Farm Stands and Shopping

My local pumpkin stand

I rely heavily on local farm stands for my produce, mostly because they are closer than the nearest supermarket, which is 45 minutes away; but also because the  farm stand food is truly fresher and tastes better and I like to give the locals my business.  This time of year some farms also offer hayrides and labyrinth corn mazes to explore.

In autumn there are tens of varieties of pumpkins (some kinds are better for pie, others for jack-0-lantern carving), gourds and squash (bumpy, smooth, multi-colored, sweet, mild, large and small) and apples (my hands-down favorite is Honeycrisp), but besides the more common varieties there are also “heirloom” or historical apples native to New England.  There is one farm stand that sells their own milk in old-fashioned glass bottles, as well as  fresh eggs,  honey, and homemade cheese (the cheese is unfortunately not kosher).

What makes the farm stands unique, however, is the way they sell the fruits of their labor.  Usually no one is around.  The  produce is sold by the peck  or the piece (i.e. 3/$1.00) rather than by weight.  You simply leave your money in a basket or cash box and make your own change with the money that’s already there.  The honor system is alive and well in the White Mountains of Maine and New Hampshire.

Yes, we do have supermarkets in rural Maine.  Hannafords is the name of the largest chain store and they are pretty well stocked.  My house sits halfway between two Hannafords:  45 minutes to the west, in New Hampshire; or 45 minutes to the east, in Maine.  Both of these locations also have Walmarts, including one Super Walmart which is also fully stocked with groceries.

Amazingly Hannafords does have a “kosher aisle” that consists of 8 packages of Kedem Vanilla Wafers, 3 jars of gefilte fish, 2 boxes of matzo, onion soup mix, and 4 yarzheit candles.  Yesterday I spoke to the the stock manager in charge of the wine department and asked if he could get kosher wine.  He said occasionally (meaning Pesach time) they get Manischevitz.  I asked if any other brands were available and he said once they got Baron Herzog, but in that understated Maine way of saying things, he said “it wasn’t a big seller.”  He assured me that if I wanted it he could get it, however, and he’d place an order for a few bottles which should be in on Friday’s truck.

In New Hampshire, where taxes are lower, alcohol is sold in State Liquor Stores which are run exclusively by the State.  Not only is liquor much cheaper there (many people come from other New England states to stock up), they occasionally get kosher wines  such as Bartenura, Herzog, and Recanati and the prices are more reasonable than in cities with a large Jewish population.  But the supply is random, tenuous, and you can’t place requests or an order for more.

So far we’ve been bringing up our own supply of hard cheeses and meat; I can get Empire chicken at Hannafords by special order for about $1 more per lb.  If one is willing to pay a premium, one can order virtually anything , including perishables, via the Internet at all sorts of kosher food websites.  The point is, we are not starving.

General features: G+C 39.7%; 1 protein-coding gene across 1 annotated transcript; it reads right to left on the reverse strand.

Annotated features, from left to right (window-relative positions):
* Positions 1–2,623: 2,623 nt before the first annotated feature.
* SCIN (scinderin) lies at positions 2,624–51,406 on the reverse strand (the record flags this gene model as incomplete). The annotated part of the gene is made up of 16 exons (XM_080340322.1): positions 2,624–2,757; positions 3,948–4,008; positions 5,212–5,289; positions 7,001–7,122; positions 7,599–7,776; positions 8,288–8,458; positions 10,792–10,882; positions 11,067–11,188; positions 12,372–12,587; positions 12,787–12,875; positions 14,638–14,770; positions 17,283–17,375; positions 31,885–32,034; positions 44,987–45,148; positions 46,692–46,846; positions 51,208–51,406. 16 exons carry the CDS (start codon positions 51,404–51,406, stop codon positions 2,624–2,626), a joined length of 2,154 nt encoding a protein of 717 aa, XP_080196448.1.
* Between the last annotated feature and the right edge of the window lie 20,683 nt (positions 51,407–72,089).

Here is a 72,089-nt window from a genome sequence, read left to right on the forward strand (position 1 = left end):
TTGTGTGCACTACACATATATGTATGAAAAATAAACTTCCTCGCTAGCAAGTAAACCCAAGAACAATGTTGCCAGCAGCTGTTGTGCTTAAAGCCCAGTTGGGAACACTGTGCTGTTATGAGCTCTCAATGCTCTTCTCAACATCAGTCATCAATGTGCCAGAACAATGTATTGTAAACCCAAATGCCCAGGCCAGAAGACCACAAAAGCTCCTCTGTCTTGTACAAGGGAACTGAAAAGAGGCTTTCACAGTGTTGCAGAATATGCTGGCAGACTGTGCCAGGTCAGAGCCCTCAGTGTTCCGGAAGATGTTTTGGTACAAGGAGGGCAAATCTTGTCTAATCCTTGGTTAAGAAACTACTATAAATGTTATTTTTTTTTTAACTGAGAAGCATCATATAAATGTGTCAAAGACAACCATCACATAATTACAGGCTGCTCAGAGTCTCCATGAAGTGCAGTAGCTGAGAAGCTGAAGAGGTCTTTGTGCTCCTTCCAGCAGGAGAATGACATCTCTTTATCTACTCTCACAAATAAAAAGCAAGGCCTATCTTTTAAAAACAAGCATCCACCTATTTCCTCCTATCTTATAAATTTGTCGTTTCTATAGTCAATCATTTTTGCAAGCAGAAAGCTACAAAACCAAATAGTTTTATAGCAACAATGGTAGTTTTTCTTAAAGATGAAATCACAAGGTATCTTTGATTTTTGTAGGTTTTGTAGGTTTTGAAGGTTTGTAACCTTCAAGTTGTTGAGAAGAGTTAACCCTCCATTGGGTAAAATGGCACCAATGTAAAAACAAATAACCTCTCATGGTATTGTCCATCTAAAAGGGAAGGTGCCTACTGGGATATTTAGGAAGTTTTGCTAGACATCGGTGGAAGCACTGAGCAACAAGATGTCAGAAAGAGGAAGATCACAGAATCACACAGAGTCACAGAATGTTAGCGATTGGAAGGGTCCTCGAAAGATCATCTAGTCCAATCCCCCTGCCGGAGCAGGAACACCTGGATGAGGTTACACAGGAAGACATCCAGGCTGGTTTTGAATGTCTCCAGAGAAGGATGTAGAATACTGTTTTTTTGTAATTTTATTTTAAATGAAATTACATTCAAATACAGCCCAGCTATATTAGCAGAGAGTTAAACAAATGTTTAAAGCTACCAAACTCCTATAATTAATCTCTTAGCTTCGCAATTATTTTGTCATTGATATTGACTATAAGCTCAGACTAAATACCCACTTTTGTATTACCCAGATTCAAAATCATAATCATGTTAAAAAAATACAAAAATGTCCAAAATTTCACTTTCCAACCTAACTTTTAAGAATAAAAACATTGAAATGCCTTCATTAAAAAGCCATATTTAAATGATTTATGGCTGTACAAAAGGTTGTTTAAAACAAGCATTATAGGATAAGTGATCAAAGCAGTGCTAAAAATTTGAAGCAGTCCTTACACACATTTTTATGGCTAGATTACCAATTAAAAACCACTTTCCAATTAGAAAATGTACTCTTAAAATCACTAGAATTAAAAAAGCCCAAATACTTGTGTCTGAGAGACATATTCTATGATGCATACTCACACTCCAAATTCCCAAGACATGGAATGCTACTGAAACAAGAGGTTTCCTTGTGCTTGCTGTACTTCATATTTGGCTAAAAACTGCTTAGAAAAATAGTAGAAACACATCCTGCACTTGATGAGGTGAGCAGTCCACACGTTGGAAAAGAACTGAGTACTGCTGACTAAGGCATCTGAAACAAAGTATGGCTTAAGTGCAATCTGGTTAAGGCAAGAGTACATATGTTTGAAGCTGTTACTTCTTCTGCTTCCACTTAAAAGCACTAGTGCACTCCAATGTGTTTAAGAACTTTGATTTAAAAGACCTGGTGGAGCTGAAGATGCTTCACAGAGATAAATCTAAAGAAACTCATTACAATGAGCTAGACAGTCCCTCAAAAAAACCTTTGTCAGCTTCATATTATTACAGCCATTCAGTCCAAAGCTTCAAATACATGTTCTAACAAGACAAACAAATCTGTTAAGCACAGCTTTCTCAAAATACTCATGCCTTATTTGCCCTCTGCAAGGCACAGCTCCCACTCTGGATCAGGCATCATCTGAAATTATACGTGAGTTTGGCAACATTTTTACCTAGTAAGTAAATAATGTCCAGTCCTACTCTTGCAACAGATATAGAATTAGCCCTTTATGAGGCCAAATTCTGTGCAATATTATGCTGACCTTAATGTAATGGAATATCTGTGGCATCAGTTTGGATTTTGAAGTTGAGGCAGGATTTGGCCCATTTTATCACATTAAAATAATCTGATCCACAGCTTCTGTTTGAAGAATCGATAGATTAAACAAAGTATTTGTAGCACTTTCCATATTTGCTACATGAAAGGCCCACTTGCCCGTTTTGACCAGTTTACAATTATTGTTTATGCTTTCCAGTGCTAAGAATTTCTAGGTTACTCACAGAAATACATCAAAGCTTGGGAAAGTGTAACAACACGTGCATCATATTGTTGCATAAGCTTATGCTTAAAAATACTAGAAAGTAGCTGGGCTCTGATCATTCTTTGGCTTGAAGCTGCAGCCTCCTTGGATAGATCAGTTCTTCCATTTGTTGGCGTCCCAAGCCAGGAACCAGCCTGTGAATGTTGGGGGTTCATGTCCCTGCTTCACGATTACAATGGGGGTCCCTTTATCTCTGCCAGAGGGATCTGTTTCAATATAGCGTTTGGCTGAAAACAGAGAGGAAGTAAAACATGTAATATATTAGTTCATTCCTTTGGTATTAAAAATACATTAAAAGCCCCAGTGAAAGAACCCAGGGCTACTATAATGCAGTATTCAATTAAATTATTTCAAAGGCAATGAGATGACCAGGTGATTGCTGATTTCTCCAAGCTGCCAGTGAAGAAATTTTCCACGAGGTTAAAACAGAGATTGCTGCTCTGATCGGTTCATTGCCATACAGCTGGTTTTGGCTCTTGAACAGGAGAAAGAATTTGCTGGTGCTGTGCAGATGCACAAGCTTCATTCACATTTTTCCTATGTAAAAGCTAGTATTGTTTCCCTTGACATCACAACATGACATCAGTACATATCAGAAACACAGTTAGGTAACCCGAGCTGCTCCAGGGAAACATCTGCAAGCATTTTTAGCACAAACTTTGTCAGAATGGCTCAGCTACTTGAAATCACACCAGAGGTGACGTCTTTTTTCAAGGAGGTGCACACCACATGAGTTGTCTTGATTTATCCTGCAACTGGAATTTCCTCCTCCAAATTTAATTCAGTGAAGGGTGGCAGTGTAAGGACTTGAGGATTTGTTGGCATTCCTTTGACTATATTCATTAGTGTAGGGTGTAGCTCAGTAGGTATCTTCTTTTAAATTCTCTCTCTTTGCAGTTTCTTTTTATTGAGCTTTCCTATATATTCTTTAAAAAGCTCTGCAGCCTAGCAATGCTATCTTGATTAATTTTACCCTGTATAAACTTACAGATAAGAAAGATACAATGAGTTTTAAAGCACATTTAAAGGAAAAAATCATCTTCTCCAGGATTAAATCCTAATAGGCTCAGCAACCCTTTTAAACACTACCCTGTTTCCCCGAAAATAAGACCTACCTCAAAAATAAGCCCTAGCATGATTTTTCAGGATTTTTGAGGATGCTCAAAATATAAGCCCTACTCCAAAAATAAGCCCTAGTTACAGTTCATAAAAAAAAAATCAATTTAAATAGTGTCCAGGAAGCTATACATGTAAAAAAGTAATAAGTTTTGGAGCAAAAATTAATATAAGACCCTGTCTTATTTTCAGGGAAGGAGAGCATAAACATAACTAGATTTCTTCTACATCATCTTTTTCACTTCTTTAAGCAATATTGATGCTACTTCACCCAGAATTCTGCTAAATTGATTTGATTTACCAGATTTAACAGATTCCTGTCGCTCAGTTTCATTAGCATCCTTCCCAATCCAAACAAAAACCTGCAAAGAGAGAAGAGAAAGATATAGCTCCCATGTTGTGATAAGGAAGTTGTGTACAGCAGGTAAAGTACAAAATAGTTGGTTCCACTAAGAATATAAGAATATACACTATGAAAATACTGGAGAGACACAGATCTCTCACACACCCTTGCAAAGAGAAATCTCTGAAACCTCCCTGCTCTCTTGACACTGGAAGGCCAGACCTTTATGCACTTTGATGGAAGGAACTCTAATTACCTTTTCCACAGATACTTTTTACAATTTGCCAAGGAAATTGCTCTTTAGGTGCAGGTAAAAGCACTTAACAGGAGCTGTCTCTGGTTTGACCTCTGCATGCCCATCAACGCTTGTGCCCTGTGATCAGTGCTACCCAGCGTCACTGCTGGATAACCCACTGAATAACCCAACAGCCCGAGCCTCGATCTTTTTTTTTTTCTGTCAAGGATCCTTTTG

The long distance to major shopping, and with no neighbors to loan me a cup a sugar, ensure that I plan my menus carefully and that my pantry is well stocked with emergency supplies, especially in the event of really bad weather.

In fact, we see this as an opportunity to eat better.  The stresses of the last few years, plus having “treats” around when the grandchildren would visit resulted in a loss of self-control.  I’ve got 60 lbs to lose and that is one of the many goals I’ve set for myself in Maine.  We’ve gotten rid of all junk and snack foods, relying more on whole grains, fruits and vegetables, and are exercising more.  I’m not doing anything drastic so the weight will come off slowly, but I hope to be a little bit thinner and feeling better about myself the next time I visit my “home town.”

As far as other types of shopping, we live about 45 minutes from a major outlet center in New Hampshire.  No sales tax!  While I’ve raided Children’s Place and TJMaxx a few times for my granddaughters, I haven’t really shopped for myself.  It’s funny, but once you live away from the city, you don’t really need much, and when you try to live with what you need versus what you want, shopping is not such a temptation.

There are two stores I love, however.  Reny’s is in Maine and it’s like an old-fashioned Woolworth’s department store.  The prices are great and it feels like I’m in a 60s time warp.  The other store is in New Hampshire and called Christmas Tree Shops.  I wonder how many Jewish tourists avoided this store because they thought it sold nothing but Xmas decorations? In fact it’s like a giant A to Z or Amazing Savings (or Pic ‘N Save if you’re from California).  You never know what you’ll find but it’s always cheap and fun.  I’ve found all sorts of Israeli food there (such as crackers with “Pas Yisroel” written in bold letters) and Elite chalav yisrael chocolate bars for $.89!

That said, the most-visited store when you live in Maine is the hardware store.  There are both a Lowes and Home Depot next to the outlet center in New Hampshire, but big-box building supply stores are shunned by locals, who resent all that they stand for.  Even though the prices at small hardware stores are necessarily higher, Mainers support them vigorously.  Rural hardware stores are crammed to the gills with anything and everything.  Only the proprietor can find what you need, which he does with dogged determination and helpfulness.

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